Okeechobee, Lake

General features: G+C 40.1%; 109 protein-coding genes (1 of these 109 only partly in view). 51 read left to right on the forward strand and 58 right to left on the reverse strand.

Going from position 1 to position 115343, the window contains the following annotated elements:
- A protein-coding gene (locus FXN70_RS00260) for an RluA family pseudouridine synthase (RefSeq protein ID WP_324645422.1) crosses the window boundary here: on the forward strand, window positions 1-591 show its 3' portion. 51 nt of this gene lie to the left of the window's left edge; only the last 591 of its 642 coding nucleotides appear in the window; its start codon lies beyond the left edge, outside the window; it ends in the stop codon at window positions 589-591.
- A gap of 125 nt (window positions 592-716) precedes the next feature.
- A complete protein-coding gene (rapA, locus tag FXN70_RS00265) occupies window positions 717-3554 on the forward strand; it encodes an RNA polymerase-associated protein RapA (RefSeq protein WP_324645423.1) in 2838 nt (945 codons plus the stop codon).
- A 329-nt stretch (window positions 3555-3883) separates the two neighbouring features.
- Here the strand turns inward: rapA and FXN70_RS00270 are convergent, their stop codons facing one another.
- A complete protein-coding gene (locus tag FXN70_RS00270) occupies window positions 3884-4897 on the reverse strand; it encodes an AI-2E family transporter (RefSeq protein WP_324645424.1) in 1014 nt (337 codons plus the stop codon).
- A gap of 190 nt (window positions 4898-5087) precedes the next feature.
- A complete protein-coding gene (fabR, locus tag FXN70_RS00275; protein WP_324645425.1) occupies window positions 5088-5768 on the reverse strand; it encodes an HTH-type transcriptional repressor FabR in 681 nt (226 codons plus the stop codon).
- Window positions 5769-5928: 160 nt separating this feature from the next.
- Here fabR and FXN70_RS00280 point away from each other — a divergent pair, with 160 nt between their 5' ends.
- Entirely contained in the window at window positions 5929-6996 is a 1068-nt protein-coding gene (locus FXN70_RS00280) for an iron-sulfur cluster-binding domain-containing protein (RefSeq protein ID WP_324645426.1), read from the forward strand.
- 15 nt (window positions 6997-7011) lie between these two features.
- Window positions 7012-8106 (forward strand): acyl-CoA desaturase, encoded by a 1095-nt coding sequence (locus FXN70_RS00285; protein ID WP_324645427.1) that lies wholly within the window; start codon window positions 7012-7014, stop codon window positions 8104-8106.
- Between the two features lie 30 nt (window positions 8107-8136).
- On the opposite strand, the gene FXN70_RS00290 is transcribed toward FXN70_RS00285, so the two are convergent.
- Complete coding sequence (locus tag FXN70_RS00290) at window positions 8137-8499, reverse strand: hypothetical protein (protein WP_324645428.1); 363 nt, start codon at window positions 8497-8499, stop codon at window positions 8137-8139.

Okeechobee, Lake ōˌkēchōˈbē [key], c.700 sq mi (1,810 sq km), SE Fla., N of the Everglades; third largest freshwater lake and fourth largest lake wholly within the United States. It is c.35 mi (60 km) long and up to 25 mi (40 km) wide, with a maximum depth of 15 ft (4.6 m). The Kissimmee River is its chief source and the Caloosahatchee River its main outlet. In reclaiming the Everglades and adjacent lands, many canals were built extending from the southern part of the lake, itself a link in the Okeechobee Waterway. A levee, built after the disastrous hurricane of 1926, rims the lake's shores, protecting the region from floodwaters and permitting use of the lake as a reservoir. The levees and canals have impeded the flow of water from the lake into the Everglades, which now suffers from saltwater intrusion, and have tended to contain pollutants from agricultural runoff in the lake. The drained lands bordering the lake produce vegetables and sugarcane. Releases of polluted water from the lake have at times caused significant local algal blooms on the Florida coast. Okeechobee Battlefield National Historic Landmark, the site of a large battle (1837) during the Seminole Wars, is nearby.

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